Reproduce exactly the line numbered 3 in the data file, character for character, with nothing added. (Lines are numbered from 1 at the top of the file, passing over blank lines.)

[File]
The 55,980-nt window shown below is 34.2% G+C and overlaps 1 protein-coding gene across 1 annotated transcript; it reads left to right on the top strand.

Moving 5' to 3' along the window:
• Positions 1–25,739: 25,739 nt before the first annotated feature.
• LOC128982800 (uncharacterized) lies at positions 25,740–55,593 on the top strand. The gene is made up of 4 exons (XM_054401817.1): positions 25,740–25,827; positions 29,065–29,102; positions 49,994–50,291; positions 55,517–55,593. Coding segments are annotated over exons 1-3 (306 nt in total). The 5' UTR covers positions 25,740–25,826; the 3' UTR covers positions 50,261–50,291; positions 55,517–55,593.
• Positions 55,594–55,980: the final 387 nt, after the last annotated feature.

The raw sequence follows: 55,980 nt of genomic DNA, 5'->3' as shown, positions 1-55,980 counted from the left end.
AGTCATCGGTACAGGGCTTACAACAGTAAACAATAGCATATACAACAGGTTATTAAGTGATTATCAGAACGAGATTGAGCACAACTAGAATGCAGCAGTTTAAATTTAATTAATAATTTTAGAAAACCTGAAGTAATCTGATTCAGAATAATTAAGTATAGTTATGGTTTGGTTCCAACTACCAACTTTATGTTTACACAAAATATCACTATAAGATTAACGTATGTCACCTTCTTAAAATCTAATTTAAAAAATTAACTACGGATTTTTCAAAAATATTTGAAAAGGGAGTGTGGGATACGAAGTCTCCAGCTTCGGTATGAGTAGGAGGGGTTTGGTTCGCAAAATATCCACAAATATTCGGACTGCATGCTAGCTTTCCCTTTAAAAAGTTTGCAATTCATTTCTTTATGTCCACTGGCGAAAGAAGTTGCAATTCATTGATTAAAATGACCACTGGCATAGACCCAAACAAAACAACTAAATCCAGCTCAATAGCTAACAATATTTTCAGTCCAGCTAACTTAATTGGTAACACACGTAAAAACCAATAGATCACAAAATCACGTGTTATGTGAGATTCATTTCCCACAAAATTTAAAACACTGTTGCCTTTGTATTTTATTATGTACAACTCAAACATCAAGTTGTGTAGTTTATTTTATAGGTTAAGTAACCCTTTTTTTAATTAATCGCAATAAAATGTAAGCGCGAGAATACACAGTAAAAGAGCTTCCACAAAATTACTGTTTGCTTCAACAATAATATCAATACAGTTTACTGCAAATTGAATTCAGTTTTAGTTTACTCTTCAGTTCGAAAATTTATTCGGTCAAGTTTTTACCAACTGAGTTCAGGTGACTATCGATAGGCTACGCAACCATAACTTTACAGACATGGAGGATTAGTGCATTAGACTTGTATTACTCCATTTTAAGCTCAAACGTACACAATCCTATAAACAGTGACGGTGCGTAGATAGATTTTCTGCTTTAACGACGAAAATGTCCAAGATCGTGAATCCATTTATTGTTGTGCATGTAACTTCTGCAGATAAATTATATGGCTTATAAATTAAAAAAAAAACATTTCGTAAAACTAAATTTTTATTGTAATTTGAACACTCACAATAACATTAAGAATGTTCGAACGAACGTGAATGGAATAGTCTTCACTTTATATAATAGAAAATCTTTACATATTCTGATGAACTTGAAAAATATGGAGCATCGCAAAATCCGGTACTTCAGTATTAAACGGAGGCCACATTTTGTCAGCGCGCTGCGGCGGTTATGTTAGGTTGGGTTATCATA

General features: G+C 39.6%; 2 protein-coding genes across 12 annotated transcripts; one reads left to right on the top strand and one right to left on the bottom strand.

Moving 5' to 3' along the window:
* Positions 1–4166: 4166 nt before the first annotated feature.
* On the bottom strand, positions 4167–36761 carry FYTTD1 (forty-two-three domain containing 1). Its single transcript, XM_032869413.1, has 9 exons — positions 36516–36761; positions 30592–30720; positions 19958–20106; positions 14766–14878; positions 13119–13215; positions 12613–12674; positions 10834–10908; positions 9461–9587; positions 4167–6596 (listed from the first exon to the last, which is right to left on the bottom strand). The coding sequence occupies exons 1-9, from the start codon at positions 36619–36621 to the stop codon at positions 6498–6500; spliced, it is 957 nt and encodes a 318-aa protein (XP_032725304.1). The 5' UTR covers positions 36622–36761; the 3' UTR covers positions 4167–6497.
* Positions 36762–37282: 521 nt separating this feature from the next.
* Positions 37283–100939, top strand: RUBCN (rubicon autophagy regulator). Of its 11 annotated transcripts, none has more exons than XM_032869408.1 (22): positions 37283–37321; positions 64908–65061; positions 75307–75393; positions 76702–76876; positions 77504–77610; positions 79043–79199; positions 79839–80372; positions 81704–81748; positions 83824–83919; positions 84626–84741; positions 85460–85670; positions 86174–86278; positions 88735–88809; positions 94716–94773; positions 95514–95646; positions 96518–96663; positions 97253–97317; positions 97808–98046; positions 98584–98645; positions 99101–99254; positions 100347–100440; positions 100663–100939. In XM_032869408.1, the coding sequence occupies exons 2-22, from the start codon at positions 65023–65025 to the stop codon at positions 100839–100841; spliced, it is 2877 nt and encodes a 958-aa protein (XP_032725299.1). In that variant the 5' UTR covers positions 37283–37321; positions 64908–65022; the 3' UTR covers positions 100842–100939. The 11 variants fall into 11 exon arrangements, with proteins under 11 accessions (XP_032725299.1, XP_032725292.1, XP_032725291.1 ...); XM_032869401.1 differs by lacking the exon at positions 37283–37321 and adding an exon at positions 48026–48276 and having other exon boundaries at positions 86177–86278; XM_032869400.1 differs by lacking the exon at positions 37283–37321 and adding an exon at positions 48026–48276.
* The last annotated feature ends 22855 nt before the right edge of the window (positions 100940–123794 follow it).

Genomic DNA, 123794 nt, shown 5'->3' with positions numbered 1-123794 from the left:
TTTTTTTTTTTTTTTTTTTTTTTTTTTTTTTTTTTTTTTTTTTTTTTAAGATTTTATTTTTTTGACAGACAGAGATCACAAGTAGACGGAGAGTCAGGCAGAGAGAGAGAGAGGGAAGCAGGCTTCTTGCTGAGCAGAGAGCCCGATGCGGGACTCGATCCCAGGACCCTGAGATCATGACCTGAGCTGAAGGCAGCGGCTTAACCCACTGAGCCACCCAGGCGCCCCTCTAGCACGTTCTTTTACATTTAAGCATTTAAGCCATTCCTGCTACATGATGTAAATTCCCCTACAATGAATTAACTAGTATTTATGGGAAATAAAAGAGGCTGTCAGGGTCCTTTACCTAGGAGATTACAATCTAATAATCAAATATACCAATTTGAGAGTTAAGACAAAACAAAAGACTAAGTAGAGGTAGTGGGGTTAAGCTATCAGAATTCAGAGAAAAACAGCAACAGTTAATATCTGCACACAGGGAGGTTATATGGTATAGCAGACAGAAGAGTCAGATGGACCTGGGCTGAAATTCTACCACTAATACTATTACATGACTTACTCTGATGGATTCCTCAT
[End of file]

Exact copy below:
• Positions 1–25,739: 25,739 nt before the first annotated feature.